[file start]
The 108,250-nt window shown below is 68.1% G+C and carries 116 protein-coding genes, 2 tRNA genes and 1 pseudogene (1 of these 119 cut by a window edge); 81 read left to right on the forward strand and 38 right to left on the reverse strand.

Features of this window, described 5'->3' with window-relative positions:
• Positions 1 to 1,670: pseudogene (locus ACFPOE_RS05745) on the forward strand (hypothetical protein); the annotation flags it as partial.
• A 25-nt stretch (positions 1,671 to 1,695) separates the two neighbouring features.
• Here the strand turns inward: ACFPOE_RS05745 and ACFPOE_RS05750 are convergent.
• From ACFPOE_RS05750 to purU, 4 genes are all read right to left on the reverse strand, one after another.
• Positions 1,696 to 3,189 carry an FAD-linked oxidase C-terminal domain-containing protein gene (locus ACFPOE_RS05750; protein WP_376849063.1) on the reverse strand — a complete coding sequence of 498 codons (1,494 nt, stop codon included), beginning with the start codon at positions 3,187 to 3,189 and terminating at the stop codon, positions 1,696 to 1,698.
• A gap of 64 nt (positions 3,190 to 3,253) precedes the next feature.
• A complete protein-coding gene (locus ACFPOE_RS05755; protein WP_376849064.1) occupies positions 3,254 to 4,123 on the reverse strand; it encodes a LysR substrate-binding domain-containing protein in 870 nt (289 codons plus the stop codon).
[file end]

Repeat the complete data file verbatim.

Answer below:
The 108,250-nt window shown below is 68.1% G+C and carries 116 protein-coding genes, 2 tRNA genes and 1 pseudogene (1 of these 119 cut by a window edge); 81 read left to right on the forward strand and 38 right to left on the reverse strand.

Features of this window, described 5'->3' with window-relative positions:
• Positions 1 to 1,670: pseudogene (locus ACFPOE_RS05745) on the forward strand (hypothetical protein); the annotation flags it as partial.
• A 25-nt stretch (positions 1,671 to 1,695) separates the two neighbouring features.
• Here the strand turns inward: ACFPOE_RS05745 and ACFPOE_RS05750 are convergent.
• From ACFPOE_RS05750 to purU, 4 genes are all read right to left on the reverse strand, one after another.
• Positions 1,696 to 3,189 carry an FAD-linked oxidase C-terminal domain-containing protein gene (locus ACFPOE_RS05750; protein WP_376849063.1) on the reverse strand — a complete coding sequence of 498 codons (1,494 nt, stop codon included), beginning with the start codon at positions 3,187 to 3,189 and terminating at the stop codon, positions 1,696 to 1,698.
• A gap of 64 nt (positions 3,190 to 3,253) precedes the next feature.
• A complete protein-coding gene (locus ACFPOE_RS05755; protein WP_376849064.1) occupies positions 3,254 to 4,123 on the reverse strand; it encodes a LysR substrate-binding domain-containing protein in 870 nt (289 codons plus the stop codon).